Redesigned Singaraja Rooms

The interiors of the Singaraja rooms at InterContinental Bali Resort are currently undergoing a comprehensive redesign programme with features such as hand-painted wall murals inspired by motifs found on Balinese textiles and traditional batiks.

Batik – the art of decorating cloth using wax and dye – is an Indonesian art form and the inspiration for the full-wall murals in the Resort’s re-decorated guestrooms, each of which is being hand-painted by a Balinese artisan. There is nowhere in the world where batik art has been developed to such high standards as in Bali’s neighbouring island of Java, and it is fitting therefore that some of the muted wall patterns were influenced by the ‘parang’, a Javanese batik design that was once used exclusively by the royal courts of Central Java. This famous motif comprises slanting rows of thick knife-like segments running in parallel diagonal bands, some of which contain another design element, a line of lozenge-shaped motifs called ‘mlinjon’. Parang is traditionally dyed ‘soga’ brown, a colour that ranges from pale yellow to dark chocolate, using a pigment that comes from the bark of the soga or yellow flame tree, a native of Southeast Asia. In fact, one of the reasons why Java became famous for batik is because all of the raw materials for the process have always been readily available – cotton and beeswax and the many plants from which the natural dyes are made. There are many variations of the basic striped pattern of the parang, with more than 40 parang designs recorded. It also appears in media other than batik, including woodcarving as well as ornamentation on gamelan musical instruments.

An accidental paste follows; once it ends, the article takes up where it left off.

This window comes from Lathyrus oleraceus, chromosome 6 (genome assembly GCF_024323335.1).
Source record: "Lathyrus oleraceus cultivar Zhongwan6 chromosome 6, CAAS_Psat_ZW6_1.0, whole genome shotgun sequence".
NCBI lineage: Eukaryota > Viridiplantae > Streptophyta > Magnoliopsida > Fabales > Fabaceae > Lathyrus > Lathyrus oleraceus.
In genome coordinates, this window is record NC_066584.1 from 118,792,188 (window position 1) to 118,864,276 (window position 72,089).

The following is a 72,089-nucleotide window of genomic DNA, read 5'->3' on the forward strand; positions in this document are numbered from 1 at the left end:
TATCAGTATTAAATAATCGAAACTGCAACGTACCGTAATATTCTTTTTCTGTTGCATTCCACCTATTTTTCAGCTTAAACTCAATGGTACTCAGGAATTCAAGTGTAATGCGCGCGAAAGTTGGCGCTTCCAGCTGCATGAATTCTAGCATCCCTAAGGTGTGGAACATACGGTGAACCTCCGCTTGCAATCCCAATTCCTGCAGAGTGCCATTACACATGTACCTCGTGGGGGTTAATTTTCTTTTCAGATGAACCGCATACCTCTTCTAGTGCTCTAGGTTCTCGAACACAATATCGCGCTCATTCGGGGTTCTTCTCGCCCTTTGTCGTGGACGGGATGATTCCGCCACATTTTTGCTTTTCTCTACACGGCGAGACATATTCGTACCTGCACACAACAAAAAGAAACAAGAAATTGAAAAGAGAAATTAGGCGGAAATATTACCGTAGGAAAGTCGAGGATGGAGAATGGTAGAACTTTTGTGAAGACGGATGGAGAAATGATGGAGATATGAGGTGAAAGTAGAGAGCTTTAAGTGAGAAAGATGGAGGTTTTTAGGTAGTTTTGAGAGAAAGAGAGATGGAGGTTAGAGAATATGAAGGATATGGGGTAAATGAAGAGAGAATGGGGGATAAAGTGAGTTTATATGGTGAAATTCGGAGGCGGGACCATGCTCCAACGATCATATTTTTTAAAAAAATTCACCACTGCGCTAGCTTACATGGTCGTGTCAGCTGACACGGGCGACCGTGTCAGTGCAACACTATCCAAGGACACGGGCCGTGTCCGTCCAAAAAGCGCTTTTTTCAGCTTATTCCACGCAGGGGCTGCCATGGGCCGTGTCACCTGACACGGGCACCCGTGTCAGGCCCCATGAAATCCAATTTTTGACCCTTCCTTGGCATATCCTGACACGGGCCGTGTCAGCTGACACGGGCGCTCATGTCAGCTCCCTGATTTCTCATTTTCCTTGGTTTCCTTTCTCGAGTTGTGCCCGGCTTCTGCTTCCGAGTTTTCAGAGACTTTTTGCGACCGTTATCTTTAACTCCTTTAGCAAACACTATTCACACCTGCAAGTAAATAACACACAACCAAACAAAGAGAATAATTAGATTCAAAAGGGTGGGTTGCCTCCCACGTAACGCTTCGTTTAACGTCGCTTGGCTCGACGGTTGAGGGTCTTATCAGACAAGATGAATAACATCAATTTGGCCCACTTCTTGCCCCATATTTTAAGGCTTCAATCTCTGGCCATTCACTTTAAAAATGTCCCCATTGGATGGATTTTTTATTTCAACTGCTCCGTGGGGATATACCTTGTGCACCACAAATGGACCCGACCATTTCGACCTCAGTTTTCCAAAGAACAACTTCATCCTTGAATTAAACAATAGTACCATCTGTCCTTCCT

The hand-painted wall murals in the Resort’s Singaraja rooms feature a flower motif, which was found on the border of a ‘perada’ or ‘prada’ textile produced in North Bali’s Singaraja region. This textile technique originally involved the application of silver or gold leaf in an organic, floral pattern over a batik base; nowadays the more affordable option of bronze dust is often used instead. Because the perada textile was initially brought to Java by Indian traders, and then later brought to Bali, stylised Hindu motifs – such as sacred lotus blossoms, as well as temple relief designs and ancient woodwork patterns – were used to decorate the borders.

InterContinental Bali Resort is proud to be showcasing these historic patterns on the walls of the upgraded guestrooms.